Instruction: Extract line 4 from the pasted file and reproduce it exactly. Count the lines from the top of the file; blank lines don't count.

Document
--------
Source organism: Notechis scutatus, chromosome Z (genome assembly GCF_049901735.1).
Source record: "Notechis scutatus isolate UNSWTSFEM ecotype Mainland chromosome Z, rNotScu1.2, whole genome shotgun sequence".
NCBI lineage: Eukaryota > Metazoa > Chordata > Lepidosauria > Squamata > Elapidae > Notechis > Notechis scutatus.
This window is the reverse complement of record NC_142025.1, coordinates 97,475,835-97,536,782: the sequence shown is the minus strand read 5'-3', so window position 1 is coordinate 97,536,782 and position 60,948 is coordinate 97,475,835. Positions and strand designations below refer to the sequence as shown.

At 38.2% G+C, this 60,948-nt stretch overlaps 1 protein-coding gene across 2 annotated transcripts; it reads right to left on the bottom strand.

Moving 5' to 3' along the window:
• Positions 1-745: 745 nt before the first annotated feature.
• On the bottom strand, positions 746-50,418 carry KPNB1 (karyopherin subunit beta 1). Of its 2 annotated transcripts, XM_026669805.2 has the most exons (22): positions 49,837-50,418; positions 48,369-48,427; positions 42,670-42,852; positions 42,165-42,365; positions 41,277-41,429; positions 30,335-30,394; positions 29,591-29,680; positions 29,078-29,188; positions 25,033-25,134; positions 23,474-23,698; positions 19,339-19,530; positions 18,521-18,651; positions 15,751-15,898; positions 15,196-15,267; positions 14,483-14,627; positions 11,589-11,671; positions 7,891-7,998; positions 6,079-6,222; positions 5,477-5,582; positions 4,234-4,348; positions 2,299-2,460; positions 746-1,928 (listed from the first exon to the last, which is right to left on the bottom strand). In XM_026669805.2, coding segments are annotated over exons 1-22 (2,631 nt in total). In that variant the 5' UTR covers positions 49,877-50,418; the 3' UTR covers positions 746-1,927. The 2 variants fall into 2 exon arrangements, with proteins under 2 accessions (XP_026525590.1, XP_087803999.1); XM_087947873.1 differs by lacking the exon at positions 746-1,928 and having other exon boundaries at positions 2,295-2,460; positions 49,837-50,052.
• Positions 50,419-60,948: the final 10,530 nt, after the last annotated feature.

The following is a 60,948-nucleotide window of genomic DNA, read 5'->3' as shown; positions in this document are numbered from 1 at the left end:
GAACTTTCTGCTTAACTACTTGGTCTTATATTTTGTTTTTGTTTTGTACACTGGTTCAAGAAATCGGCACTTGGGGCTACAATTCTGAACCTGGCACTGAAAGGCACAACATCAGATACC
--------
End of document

This window is the reverse complement of record NC_142025.1, coordinates 97,475,835-97,536,782: the sequence shown is the minus strand read 5'-3', so window position 1 is coordinate 97,536,782 and position 60,948 is coordinate 97,475,835. Positions and strand designations below refer to the sequence as shown.